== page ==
Dozens Killed During Attack on Camp for Displaced Persons in Myanmar

At around 11 p.m. on October 9, the Mung Lai Hkyet camp in Myanmar’s northern Kachin State for internally displaced persons was attacked, leaving at least 29 people dead, half of them children.

The camp, set up in 2011 following the collapse of a ceasefire agreement between the Kachin Independence Army (KIA) and the military, is home to about 850 people who fled the junta. The KIA, one of Myanmar’s most powerful insurgent groups, is the armed wing of the Kachin Independence Organisation, an ethnic political group fighting for self-rule in Kachin.

NUG, U.S., U.K. accuse military of artillery strike

The democratically elected National Unity Government (NUG), removed during the 2021 coup, blamed the attack on the junta, as did the U.K. embassy in Yangon, while the U.S. State Department strongly condemned the regime’s ongoing attacks. NUG’s human rights minister, Aung Myo Min, called the attack a “war crime.”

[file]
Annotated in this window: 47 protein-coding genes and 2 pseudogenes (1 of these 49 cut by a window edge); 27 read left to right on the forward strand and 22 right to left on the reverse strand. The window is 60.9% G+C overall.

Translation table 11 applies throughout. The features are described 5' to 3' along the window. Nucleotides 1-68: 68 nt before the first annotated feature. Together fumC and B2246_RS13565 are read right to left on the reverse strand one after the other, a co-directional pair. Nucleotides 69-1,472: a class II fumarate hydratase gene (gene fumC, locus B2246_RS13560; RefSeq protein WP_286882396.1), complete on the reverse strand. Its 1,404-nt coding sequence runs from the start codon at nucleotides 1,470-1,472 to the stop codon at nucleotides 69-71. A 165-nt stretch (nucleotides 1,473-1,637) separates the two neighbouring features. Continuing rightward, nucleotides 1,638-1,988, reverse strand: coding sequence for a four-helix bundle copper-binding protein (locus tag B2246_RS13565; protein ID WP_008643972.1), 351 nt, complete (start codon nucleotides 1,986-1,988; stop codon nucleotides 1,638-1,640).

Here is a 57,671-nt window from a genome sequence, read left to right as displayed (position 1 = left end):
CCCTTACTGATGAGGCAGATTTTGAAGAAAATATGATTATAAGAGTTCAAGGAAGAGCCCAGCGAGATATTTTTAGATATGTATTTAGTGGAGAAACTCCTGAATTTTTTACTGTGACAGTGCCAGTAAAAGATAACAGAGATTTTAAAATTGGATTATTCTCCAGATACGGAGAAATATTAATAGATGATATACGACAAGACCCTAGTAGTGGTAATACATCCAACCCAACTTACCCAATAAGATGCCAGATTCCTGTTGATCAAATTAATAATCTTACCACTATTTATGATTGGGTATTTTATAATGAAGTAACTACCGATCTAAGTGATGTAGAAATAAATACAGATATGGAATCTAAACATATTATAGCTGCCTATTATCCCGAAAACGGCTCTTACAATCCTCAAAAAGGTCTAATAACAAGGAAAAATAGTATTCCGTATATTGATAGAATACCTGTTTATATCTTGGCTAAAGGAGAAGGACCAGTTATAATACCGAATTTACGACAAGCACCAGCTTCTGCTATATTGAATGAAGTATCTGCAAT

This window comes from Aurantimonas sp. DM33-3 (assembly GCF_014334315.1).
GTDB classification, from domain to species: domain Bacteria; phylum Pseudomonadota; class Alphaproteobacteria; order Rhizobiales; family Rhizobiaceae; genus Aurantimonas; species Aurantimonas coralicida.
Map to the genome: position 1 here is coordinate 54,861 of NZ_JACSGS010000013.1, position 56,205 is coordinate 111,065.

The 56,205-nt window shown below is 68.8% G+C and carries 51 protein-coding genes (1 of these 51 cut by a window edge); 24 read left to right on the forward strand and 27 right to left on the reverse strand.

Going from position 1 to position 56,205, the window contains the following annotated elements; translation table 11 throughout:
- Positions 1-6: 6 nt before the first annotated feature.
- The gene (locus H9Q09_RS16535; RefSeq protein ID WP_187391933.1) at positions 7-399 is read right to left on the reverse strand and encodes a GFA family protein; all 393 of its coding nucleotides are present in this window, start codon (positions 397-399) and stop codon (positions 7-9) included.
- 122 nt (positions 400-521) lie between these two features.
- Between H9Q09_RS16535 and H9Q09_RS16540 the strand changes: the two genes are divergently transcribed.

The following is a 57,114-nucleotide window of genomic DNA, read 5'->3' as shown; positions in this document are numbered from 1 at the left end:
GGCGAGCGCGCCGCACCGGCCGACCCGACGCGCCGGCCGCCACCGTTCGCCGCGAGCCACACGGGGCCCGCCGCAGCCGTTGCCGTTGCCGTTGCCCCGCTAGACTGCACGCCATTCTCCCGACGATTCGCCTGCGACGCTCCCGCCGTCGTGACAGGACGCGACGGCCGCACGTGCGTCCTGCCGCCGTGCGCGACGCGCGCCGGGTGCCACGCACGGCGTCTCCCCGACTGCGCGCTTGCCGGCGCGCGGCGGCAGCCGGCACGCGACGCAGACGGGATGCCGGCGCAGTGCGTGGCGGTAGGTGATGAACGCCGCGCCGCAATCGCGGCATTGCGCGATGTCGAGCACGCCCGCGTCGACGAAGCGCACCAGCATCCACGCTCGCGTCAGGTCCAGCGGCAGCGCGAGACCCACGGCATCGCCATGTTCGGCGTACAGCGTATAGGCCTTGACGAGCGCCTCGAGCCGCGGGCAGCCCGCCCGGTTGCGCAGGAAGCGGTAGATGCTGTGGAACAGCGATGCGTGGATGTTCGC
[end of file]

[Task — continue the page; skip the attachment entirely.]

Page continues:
The junta has blamed the KIA’s stockpile of weapons for “probably” causing the artillery strike.

Arms trade persists despite sanctions

The ruling junta has killed thousands of people in Myanmar since the 2021 coup. In October 2022, military air raids killed nearly 80 insurgents and civilians at a KIA-organized festival in Kachin State. And, in the first half of 2023 alone, the junta has been accused of carrying out an average of 30 airstrikes per month. As a result of this violence, some media outlets and humanitarian groups have raised concerns about the effectiveness of international sanctions and embargoes on the junta.

According to a UN report released earlier this year, private entities based in Russia, China, and Singapore topped the list as sources of arms trade to the Myanmar military. While Russia and China have supported the military regime, Singapore has denounced the military’s use of force against civilians.

However, according to the advocacy group Justice for Myanmar, Singapore — a fellow ASEAN member state — is also home to at least nine Myanmar tycoons accused of financing the junta. In a move to stem such financing, Singapore’s United Overseas Bank, one of Singapore’s top commercial banks, stated on September 1 that it would restrict all financial transactions to and from Myanmar.